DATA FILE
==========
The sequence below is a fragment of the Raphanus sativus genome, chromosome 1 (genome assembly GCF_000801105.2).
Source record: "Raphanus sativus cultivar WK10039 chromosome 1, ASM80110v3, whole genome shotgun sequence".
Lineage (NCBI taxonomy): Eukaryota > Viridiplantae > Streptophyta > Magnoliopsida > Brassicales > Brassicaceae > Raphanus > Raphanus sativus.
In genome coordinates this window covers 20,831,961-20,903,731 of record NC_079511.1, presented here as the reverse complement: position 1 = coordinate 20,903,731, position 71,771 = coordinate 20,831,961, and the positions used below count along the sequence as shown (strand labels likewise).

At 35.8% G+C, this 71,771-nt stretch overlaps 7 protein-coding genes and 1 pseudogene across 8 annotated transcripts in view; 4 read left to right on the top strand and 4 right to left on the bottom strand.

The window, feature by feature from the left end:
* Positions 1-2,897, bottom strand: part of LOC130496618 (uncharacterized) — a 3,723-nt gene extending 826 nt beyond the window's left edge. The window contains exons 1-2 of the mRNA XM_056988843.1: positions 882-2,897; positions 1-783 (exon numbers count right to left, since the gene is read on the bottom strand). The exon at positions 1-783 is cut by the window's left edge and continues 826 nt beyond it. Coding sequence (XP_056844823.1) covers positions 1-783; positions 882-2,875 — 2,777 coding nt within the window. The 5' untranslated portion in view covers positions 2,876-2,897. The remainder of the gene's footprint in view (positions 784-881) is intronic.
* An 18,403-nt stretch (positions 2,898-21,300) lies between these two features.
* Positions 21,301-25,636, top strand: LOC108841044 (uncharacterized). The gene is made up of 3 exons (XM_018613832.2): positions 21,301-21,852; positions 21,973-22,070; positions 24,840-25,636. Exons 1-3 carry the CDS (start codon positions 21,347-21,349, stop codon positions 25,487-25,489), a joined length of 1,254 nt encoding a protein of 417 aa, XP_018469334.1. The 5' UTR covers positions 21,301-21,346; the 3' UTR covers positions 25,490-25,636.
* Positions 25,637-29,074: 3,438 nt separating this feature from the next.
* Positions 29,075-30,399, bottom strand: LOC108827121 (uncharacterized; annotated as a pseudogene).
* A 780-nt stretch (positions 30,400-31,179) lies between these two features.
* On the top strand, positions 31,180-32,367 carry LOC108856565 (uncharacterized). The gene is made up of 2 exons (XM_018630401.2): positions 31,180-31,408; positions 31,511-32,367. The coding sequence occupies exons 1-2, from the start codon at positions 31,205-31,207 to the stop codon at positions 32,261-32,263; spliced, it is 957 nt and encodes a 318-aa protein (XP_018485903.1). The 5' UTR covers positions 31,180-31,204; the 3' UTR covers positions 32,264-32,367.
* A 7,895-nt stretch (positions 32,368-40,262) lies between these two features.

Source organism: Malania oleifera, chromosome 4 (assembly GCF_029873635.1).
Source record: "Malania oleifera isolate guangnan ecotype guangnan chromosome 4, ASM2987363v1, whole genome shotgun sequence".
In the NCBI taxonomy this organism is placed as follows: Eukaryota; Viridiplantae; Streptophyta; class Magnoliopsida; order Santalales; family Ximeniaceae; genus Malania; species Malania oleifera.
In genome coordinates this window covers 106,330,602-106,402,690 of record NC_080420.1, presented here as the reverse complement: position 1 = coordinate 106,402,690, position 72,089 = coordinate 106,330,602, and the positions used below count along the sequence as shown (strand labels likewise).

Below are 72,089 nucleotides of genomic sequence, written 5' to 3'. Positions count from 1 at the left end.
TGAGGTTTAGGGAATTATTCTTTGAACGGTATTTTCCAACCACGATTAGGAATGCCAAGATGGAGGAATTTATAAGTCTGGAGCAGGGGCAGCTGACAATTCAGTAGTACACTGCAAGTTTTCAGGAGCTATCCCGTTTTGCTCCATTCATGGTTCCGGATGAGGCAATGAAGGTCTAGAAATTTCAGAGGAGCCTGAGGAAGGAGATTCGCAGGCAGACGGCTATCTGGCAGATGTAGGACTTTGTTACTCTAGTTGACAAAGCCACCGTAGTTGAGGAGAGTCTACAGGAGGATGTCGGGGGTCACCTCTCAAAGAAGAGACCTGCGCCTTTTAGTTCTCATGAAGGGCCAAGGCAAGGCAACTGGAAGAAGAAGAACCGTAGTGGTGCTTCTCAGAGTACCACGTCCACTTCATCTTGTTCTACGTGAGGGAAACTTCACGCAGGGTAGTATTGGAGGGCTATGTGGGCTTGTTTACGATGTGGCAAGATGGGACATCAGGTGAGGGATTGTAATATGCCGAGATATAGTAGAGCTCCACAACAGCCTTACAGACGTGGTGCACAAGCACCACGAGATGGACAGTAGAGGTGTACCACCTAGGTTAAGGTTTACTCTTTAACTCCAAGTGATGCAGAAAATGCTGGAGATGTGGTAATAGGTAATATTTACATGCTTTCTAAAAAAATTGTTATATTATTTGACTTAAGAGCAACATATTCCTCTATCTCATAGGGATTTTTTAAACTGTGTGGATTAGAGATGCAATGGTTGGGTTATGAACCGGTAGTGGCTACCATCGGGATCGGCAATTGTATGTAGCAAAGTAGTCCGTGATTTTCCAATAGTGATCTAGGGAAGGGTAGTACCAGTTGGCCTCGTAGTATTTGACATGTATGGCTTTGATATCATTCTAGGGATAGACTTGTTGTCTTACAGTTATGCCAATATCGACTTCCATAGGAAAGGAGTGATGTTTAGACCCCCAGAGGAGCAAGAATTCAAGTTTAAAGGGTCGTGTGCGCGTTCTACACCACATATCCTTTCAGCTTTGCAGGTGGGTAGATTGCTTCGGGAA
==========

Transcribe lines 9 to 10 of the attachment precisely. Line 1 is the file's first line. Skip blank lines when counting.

* Positions 21,301-25,636, top strand: LOC108841044 (uncharacterized). The gene is made up of 3 exons (XM_018613832.2): positions 21,301-21,852; positions 21,973-22,070; positions 24,840-25,636. Exons 1-3 carry the CDS (start codon positions 21,347-21,349, stop codon positions 25,487-25,489), a joined length of 1,254 nt encoding a protein of 417 aa, XP_018469334.1. The 5' UTR covers positions 21,301-21,346; the 3' UTR covers positions 25,490-25,636.
* Positions 25,637-29,074: 3,438 nt separating this feature from the next.